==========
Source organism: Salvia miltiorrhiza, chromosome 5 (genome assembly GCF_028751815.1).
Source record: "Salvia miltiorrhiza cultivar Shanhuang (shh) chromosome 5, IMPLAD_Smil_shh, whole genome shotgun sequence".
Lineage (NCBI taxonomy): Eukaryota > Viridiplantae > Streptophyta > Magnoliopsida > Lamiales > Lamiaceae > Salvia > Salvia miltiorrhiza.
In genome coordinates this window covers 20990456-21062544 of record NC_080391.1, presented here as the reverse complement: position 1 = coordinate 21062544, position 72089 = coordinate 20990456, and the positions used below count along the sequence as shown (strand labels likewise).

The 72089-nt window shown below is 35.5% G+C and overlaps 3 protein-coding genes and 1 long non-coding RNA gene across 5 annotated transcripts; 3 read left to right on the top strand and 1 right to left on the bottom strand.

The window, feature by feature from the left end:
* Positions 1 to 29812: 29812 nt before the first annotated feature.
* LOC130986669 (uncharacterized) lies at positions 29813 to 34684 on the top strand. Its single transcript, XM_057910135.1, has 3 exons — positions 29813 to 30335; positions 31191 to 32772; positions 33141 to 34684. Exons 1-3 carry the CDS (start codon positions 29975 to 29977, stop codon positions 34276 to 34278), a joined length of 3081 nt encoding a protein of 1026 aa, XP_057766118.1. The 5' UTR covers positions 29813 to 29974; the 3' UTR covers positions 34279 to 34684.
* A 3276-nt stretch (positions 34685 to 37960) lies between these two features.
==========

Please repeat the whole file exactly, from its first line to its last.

Source organism: Salvia miltiorrhiza, chromosome 5 (genome assembly GCF_028751815.1).
Source record: "Salvia miltiorrhiza cultivar Shanhuang (shh) chromosome 5, IMPLAD_Smil_shh, whole genome shotgun sequence".
Lineage (NCBI taxonomy): Eukaryota > Viridiplantae > Streptophyta > Magnoliopsida > Lamiales > Lamiaceae > Salvia > Salvia miltiorrhiza.
In genome coordinates this window covers 20990456-21062544 of record NC_080391.1, presented here as the reverse complement: position 1 = coordinate 21062544, position 72089 = coordinate 20990456, and the positions used below count along the sequence as shown (strand labels likewise).

The 72089-nt window shown below is 35.5% G+C and overlaps 3 protein-coding genes and 1 long non-coding RNA gene across 5 annotated transcripts; 3 read left to right on the top strand and 1 right to left on the bottom strand.

The window, feature by feature from the left end:
* Positions 1 to 29812: 29812 nt before the first annotated feature.
* LOC130986669 (uncharacterized) lies at positions 29813 to 34684 on the top strand. Its single transcript, XM_057910135.1, has 3 exons — positions 29813 to 30335; positions 31191 to 32772; positions 33141 to 34684. Exons 1-3 carry the CDS (start codon positions 29975 to 29977, stop codon positions 34276 to 34278), a joined length of 3081 nt encoding a protein of 1026 aa, XP_057766118.1. The 5' UTR covers positions 29813 to 29974; the 3' UTR covers positions 34279 to 34684.
* A 3276-nt stretch (positions 34685 to 37960) lies between these two features.